Cuba and the construction of alternative global trade systems: Alba and free trade in the Americas

Larry Catá Backer, Augusto Molina

Research output: Contribution to journalArticlepeer-review

13 Scopus citations


The ALBA (Alternativa Bolivariana para los Pueblos de Nuestra América) (Bolivarian Alternative for The People of Our America), the command economy alternative to the free trade model of globalization, is one of the greatest and least understood contributions of Cuba to the current conversation about globalization and economic harmonization. Originally conceived as a means for forging a unified front against the United States by Cuba and Venezuela, the organization now includes Nicaragua, Honduras, Dominica, and Bolivia. ALBA is grounded in the notion that globalization cannot be left to the private sector but must be overseen by the state in order to maximize the welfare of its citizens. The purpose of this Article is to carefully examine ALBA as both a system of free trade and as a nexus point for legal and political resistance to economic globalization and legal internationalism sponsored by developed states. The Article starts with an examination of ALBA's ideology and institutionalization. It then examines ALBA as both a trade organization and as a political vehicle for confronting the power of developed states in the trade context within which it operates. ALBA remains embedded in a large web of trade arrangements among its member states that bind them in different ways under different arrangements. That context highlights differences, especially in relation to MERCOSUR and the abandoned FTAA. It also produces both cooperation and challenge. This is most acutely felt in ALBA's relationships with CARICOM and in the rising network of bilateral investment treaties among regional states. Taken together, for the moment at least, ALBA's greatest contribution might well be its ideology. Its mere existence serves as a basis for challenging assumptions in the creation and implementation of methods of integration. It provides a base through which this distinctive ideological voice can be leveraged by its state parties in hemispheric integration debates. It seeks to balance the tensions between post-colonial nationalism, internationalism and state sector dominance by substituting private markets and private actors with state actors and tightly controlled markets. It is no longer focused on eliminating borders for the production and management of private capital; instead, it is focused on using borders as a site for the assertion of public authority to control all aspects of social, political, cultural, and economic activity. Understood as an ideological joint venture among its participants, ALBA represents a space within which a consensus on alternatives to the existing preeminent economic model of globalization might be constructed. As such, it may represent one of Cuba's greatest triumphs and also its greatest challenge to the normative tenets of the current framework of economic globalization. Thus contextualized, ALBA serves as a nexus for six great points of tension and connection within both modern trade theory practice and the construction of state system frameworks in Latin America. ALBA implicates tensions between integration and nationalism, between public and private models of integration, and between internal and external regional trade norms. It also highlights connections between the current form of trade frameworks and the construction of alternative forms of trade arrangements, between anti-Americanism and integration, and between conventional frameworks of Latin American trade and it challengers. These are summarized in the conclusion.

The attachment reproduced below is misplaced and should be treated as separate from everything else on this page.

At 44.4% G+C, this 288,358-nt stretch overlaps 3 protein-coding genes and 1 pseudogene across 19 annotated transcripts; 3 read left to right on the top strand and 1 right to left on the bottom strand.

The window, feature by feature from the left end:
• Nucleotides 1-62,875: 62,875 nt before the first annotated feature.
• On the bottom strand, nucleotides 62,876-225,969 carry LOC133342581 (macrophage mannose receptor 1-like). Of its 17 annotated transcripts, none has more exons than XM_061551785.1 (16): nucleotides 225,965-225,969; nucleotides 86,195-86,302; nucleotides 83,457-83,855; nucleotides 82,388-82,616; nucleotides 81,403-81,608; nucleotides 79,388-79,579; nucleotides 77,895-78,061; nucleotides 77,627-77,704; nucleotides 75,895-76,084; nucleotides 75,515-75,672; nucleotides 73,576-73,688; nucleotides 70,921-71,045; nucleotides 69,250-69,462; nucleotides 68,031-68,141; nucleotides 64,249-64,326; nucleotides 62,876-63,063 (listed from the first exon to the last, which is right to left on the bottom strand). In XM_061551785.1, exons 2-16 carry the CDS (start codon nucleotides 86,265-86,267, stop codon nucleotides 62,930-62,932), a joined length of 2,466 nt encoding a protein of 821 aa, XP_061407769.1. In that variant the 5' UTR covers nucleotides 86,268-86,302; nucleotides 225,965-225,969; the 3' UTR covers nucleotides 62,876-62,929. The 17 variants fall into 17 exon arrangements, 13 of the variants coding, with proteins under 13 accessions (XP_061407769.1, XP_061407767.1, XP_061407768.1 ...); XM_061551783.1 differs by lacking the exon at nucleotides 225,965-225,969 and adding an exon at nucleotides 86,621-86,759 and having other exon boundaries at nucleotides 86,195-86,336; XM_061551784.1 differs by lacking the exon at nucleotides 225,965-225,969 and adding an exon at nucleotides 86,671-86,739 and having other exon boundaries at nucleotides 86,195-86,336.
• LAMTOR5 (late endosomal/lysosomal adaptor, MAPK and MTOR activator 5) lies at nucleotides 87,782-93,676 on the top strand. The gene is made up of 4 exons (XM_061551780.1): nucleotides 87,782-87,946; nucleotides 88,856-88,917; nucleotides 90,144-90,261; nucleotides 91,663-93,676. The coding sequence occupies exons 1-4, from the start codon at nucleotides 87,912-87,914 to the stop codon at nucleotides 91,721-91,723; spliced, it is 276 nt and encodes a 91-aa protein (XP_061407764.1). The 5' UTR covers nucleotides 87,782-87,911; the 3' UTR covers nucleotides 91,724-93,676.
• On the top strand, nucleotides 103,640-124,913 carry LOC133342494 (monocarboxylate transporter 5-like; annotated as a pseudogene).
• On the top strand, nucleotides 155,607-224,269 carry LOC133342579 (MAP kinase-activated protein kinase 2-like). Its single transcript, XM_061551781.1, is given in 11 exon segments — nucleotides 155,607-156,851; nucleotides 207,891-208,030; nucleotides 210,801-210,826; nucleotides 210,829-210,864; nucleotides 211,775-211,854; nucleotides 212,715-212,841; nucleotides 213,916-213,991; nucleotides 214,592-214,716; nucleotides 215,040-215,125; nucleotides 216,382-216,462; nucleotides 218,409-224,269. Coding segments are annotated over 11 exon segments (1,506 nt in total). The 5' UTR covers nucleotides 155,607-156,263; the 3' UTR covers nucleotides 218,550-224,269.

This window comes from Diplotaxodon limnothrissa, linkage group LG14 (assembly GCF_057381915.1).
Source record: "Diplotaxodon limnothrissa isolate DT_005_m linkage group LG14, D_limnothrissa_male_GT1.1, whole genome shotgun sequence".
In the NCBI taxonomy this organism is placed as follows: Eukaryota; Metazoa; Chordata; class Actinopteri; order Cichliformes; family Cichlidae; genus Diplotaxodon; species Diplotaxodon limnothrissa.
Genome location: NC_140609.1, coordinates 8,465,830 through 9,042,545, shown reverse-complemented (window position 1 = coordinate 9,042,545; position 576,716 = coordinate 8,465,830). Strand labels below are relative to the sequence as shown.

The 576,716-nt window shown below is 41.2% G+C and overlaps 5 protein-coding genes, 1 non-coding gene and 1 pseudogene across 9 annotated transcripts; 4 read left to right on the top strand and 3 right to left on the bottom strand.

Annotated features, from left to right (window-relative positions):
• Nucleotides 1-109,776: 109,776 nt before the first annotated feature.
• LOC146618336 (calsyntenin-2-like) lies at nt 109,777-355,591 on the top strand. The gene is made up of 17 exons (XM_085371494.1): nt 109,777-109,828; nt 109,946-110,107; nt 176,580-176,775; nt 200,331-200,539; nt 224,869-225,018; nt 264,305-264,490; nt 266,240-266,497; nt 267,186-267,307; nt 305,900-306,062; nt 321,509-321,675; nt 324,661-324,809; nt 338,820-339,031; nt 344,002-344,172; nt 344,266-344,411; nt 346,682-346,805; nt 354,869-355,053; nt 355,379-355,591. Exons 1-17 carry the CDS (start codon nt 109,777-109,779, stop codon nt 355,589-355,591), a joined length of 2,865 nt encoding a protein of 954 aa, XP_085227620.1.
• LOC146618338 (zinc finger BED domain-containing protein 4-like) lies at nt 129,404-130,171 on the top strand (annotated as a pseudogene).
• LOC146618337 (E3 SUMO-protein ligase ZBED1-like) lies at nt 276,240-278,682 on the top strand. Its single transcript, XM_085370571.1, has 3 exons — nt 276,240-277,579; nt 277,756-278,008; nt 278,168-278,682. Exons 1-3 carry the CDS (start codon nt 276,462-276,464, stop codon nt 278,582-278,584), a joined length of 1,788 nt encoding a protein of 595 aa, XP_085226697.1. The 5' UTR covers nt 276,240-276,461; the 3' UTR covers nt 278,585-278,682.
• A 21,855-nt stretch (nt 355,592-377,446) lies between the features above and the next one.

Original languageEnglish (US)
Pages (from-to)679-752
Number of pages74
JournalUniversity of Pennsylvania Journal of International Economic Law
Issue number3
StatePublished - Mar 2010

All Science Journal Classification (ASJC) codes

  • Economics, Econometrics and Finance (miscellaneous)
  • Law


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